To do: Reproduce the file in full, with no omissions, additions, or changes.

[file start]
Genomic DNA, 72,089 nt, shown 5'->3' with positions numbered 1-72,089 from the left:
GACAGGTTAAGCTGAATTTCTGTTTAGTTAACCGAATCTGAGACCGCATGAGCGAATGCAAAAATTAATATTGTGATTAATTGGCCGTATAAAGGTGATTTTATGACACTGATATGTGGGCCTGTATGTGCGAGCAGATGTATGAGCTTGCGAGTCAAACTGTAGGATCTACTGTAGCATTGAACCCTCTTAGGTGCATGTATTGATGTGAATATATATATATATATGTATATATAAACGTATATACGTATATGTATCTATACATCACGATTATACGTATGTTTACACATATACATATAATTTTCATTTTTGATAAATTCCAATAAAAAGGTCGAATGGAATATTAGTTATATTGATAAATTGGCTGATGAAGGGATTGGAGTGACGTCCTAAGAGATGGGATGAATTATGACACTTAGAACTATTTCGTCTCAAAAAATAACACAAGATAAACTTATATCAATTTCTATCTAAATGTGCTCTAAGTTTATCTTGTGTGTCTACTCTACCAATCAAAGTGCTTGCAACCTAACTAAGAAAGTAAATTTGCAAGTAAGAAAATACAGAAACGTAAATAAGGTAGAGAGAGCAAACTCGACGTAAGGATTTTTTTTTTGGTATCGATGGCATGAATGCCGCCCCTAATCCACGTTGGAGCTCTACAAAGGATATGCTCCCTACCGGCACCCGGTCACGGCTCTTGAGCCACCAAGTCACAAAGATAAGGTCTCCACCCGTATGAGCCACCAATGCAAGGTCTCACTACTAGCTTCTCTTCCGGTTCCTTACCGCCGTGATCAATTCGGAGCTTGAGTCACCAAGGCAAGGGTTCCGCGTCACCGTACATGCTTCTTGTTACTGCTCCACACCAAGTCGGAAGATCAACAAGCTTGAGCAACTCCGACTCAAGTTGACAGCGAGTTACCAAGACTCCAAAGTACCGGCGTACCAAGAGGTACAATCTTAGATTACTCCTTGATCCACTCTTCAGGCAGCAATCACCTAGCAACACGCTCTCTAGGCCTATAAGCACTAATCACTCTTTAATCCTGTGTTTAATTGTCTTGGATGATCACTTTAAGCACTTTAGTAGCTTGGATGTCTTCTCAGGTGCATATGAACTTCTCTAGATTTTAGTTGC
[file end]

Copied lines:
Genomic DNA, 72,089 nt, shown 5'->3' with positions numbered 1-72,089 from the left:
GACAGGTTAAGCTGAATTTCTGTTTAGTTAACCGAATCTGAGACCGCATGAGCGAATGCAAAAATTAATATTGTGATTAATTGGCCGTATAAAGGTGATTTTATGACACTGATATGTGGGCCTGTATGTGCGAGCAGATGTATGAGCTTGCGAGTCAAACTGTAGGATCTACTGTAGCATTGAACCCTCTTAGGTGCATGTATTGATGTGAATATATATATATATATGTATATATAAACGTATATACGTATATGTATCTATACATCACGATTATACGTATGTTTACACATATACATATAATTTTCATTTTTGATAAATTCCAATAAAAAGGTCGAATGGAATATTAGTTATATTGATAAATTGGCTGATGAAGGGATTGGAGTGACGTCCTAAGAGATGGGATGAATTATGACACTTAGAACTATTTCGTCTCAAAAAATAACACAAGATAAACTTATATCAATTTCTATCTAAATGTGCTCTAAGTTTATCTTGTGTGTCTACTCTACCAATCAAAGTGCTTGCAACCTAACTAAGAAAGTAAATTTGCAAGTAAGAAAATACAGAAACGTAAATAAGGTAGAGAGAGCAAACTCGACGTAAGGATTTTTTTTTTGGTATCGATGGCATGAATGCCGCCCCTAATCCACGTTGGAGCTCTACAAAGGATATGCTCCCTACCGGCACCCGGTCACGGCTCTTGAGCCACCAAGTCACAAAGATAAGGTCTCCACCCGTATGAGCCACCAATGCAAGGTCTCACTACTAGCTTCTCTTCCGGTTCCTTACCGCCGTGATCAATTCGGAGCTTGAGTCACCAAGGCAAGGGTTCCGCGTCACCGTACATGCTTCTTGTTACTGCTCCACACCAAGTCGGAAGATCAACAAGCTTGAGCAACTCCGACTCAAGTTGACAGCGAGTTACCAAGACTCCAAAGTACCGGCGTACCAAGAGGTACAATCTTAGATTACTCCTTGATCCACTCTTCAGGCAGCAATCACCTAGCAACACGCTCTCTAGGCCTATAAGCACTAATCACTCTTTAATCCTGTGTTTAATTGTCTTGGATGATCACTTTAAGCACTTTAGTAGCTTGGATGTCTTCTCAGGTGCATATGAACTTCTCTAGATTTTAGTTGC